7/12/2016 New Method to Model Protein Interactions May Help Accelerate Drug DevelopmentProtein-protein interactions (PPIs) are the basis of cellular functions, and when these processes are compromised diseases such as cancer emerge. For years scientists have tried with mixed success to map out PPIs to understand cellular processes. Now a team of international scientists led by Stony Brook University researchers have created an ultra-fast way to model protein interactions. The method may help pave the way to design drugs that prevent problematic protein interactions that lead to disease. The findings are published in the early online edition of PNAS.
6/27/2016 New Promise Against Deadly Global Fungal InfectionsSystemic fungal infections cause more than one million deaths annually, and treatments against these infections are often not effective due to drug resistance or toxicity. Maurizio Del Poeta, MD, a Professor in the Department of Molecular Genetics & Microbiology at Stony Brook University, expects to change the landscape of treatment against fungal infections with new approaches based on his laboratory research and collaborative work with fungal experts worldwide. Recognizing the widespread need for better antifungal treatments and the promise of Dr. Del Poeta's work, the National Institutes of Health (NIH) is funding his research with two grants totaling $6 million.
6/23/2016 Getting to the Heart of Chronic Fatigue SyndromeBy better understanding daily activity levels and heart rate patterns of those who suffer from Chronic Fatigue Syndrome (CFS), scientists hope to discover more about this complex illness condition. Fred Friedberg, PhD, Associate Professor of Psychiatry at Stony Brook University School of Medicine, has received a four-year $1.5 million grant from the National Institutes of Health to take this research approach to determine if heart rate fluctuations in combination with certain daily activity patterns can be used to predict or prevent relapse in people with CFS.
6/21/2016 Stony Brook's Clean Water Technology Center Proposes Replacement for LI Cesspools that Removes Nitrogen & Other ContaminantsThe New York State Center for Clean Water Technology at Stony Brook University issued a white paper introducing a potential replacement for Long Island cesspools that has shown an ability to remove high amounts of nitrogen from household wastewater, a contaminant identified as the primary cause of local water quality degradation on Long Island. The system incorporates simple design with locally-sourced, natural materials in order to position it as an economically viable alternative for high performance onsite wastewater treatment, a crucial infrastructure need for restoring Long Island water quality. Pilot installations of the system are underway at a test center, and scheduled to begin locally by early fall as part of the Suffolk County Department of Health Services demonstration program for innovate/alternative septic treatment systems.
6/13/2016 Activity of a new Synthetic Compound may be key to Cleaner Nuclear EnergyAn international team of researchers has discovered a new synthetic compound that acts to adsorb Xenon, an element and volatile radioactive waste commonly released by nuclear energy plants. Adsorption is a process in which molecules from a substance, in this case Xenon, collects on the surface of another substance. The discovery, published in Nature Communications, may prove to be a major step toward developing a better way to dispose of nuclear waste and improve the process of creating cleaner nuclear energy, which remains a viable alternative to the fossil-fuel based economy.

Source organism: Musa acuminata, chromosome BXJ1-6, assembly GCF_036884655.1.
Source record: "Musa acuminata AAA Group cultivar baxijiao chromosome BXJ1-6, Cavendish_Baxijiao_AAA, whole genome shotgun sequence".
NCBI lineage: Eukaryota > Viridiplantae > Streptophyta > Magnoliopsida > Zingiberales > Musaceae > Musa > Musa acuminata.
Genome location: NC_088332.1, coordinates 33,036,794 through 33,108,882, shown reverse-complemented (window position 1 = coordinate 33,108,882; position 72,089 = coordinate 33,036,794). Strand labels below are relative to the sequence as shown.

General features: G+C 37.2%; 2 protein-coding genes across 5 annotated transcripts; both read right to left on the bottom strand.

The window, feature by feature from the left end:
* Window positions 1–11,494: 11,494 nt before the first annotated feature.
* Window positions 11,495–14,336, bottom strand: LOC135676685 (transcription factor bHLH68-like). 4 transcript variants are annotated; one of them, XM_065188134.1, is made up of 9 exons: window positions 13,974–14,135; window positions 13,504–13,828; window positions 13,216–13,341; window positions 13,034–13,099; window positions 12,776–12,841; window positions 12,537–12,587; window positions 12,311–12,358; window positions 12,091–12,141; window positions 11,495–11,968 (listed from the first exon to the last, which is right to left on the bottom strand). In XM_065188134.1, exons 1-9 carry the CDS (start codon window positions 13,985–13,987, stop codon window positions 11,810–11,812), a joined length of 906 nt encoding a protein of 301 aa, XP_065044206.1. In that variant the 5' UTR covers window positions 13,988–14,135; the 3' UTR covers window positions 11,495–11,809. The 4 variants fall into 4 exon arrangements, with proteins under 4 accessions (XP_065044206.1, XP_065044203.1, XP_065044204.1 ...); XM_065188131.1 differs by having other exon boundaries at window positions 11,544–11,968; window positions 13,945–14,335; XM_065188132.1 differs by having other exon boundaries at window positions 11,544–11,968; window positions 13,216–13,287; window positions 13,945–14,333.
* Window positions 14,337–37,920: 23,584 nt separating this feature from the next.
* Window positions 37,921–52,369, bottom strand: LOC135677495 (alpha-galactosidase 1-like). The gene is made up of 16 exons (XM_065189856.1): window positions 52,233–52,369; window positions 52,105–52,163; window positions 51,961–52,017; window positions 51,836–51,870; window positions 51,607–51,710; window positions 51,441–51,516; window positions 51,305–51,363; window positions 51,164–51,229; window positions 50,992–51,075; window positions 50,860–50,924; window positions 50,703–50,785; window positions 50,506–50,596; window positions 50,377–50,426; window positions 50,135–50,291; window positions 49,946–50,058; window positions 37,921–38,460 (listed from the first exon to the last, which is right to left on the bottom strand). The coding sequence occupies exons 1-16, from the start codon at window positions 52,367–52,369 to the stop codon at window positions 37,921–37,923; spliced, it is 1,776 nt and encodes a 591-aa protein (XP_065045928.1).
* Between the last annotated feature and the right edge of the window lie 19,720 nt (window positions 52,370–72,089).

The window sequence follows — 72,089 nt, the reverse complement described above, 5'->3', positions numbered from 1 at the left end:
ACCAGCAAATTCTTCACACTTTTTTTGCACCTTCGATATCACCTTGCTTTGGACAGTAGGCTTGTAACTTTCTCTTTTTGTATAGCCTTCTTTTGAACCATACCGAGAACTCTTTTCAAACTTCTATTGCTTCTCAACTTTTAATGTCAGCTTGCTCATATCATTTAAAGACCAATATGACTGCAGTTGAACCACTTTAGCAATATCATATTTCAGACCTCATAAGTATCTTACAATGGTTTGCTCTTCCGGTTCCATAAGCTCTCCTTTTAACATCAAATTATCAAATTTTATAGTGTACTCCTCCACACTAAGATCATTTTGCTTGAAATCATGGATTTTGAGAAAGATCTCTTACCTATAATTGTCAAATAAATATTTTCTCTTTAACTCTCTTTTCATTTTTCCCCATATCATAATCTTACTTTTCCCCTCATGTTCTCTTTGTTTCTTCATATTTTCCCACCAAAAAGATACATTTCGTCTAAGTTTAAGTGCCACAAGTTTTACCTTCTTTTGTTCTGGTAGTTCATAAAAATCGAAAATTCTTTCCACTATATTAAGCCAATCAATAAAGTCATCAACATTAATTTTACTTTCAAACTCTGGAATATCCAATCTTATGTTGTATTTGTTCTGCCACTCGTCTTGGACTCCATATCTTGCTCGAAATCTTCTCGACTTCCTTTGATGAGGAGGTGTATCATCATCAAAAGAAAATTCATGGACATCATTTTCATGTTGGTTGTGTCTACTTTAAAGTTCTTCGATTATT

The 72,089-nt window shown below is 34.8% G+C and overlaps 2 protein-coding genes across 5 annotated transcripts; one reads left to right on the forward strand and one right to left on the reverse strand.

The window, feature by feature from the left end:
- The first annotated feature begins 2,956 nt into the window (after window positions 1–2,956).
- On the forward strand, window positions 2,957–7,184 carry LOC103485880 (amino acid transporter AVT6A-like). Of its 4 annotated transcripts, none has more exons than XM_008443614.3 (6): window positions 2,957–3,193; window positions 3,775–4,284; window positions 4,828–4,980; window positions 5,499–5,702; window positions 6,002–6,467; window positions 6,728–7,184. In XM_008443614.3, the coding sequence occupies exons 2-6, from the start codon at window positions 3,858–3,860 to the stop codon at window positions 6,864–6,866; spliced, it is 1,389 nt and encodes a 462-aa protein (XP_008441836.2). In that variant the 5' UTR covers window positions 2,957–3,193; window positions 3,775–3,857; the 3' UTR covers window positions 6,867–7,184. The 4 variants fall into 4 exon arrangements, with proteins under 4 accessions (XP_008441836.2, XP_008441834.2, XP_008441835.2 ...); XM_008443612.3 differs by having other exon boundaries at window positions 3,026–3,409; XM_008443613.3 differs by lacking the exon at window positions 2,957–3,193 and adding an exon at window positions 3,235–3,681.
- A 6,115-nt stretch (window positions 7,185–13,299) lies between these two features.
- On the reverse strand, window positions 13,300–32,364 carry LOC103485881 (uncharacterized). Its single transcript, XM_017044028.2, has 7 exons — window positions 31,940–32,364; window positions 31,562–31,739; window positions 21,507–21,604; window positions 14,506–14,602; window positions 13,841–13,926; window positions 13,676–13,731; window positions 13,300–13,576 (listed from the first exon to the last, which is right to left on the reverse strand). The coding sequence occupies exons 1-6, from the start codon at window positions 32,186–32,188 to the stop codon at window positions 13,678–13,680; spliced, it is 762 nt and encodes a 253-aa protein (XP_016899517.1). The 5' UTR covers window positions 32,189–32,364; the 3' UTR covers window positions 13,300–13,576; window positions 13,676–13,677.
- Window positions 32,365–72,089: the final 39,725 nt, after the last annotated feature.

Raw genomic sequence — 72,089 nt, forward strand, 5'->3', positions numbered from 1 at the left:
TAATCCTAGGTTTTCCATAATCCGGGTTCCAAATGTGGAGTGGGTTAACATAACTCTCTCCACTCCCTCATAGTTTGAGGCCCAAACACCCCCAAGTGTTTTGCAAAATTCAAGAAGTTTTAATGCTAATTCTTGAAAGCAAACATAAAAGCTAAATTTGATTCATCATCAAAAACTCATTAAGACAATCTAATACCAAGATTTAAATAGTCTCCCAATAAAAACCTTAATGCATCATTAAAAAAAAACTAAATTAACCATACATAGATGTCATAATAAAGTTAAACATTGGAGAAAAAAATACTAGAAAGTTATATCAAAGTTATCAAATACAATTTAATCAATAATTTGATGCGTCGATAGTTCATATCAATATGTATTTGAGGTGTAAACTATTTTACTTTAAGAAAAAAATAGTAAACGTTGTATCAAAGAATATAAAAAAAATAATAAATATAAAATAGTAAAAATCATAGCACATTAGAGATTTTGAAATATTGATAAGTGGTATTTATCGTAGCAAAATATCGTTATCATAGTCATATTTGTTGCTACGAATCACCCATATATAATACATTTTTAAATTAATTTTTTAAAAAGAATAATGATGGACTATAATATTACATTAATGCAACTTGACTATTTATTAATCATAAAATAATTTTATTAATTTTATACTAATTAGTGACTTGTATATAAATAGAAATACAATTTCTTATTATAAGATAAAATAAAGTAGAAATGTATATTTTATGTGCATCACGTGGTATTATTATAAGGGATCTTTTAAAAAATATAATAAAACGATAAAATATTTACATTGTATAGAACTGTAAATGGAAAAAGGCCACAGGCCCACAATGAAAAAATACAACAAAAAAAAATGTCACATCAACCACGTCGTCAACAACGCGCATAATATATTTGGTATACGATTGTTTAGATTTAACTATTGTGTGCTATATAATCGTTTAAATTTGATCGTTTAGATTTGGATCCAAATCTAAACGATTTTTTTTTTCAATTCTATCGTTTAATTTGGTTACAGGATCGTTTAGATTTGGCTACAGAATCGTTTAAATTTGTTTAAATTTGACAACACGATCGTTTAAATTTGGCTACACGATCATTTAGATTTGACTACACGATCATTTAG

6/2/2016 Could Controlling the p73 Gene be the key to Treating Chronic Lung Disease?Rising global air pollution and increasing smoking prevalence in many developing nations will likely lead to a growing incidence of lung diseases such as chronic obstructive pulmonary disease (COPD), which currently affects more than 330 million people worldwide, is the third-leading cause of death and carries an estimated healthcare cost of $2.1 trillion. Treating COPD and other related lung conditions such as asthma, remain challenging. Now Stony Brook University researchers believe the key to discovering better treatments for chronic lung diseases sits with the p73 gene.
5/26/2016 'Wonderful' and 'Thankful' Versus 'Battle' and 'Enemy' -- Do Women and Men Communicate Differently?In a computational analysis of the words used by more than 65,000 consenting Facebook users in some 10 million messages, it was discovered that women use language that is warmer and more agreeable than men. Additionally, algorithms of language use predicted one's gender on Facebook 90 percent of the time. The findings are published in PLOS ONE.
5/18/2016 CAREER Award Enables Physicist to Advance Research on the Origins of NeutrinosJoanna Kiryluk, PhD, an Assistant Professor in the Department of Physics and Astronomy at Stony Brook University, has received the prestigious Faculty Early Career Development (CAREER) Award from the National Science Foundation (NSF).
5/9/2016 Withdrawn Children Display Predictable Brain Activity During Social InteractionsA study using functional-MRI brain scanning reveals certain areas of the brain have higher activity in children who are socially withdrawn or reticent compared to children who are not withdrawn. Led by Stony Brook University psychologist Joanna M. Jarcho, PhD, the study involved fMRI of the children while they experienced a "cartoon classroom" that featured themselves as the new student in the school involved in various social interactions. The findings, published online first in Psychological Science, provide a better understanding of the brain activity of socially withdrawn children and could help form a foundation to teach children how to think differently about social interactions and thus prevent further socially withdrawn behavior or social anxiety.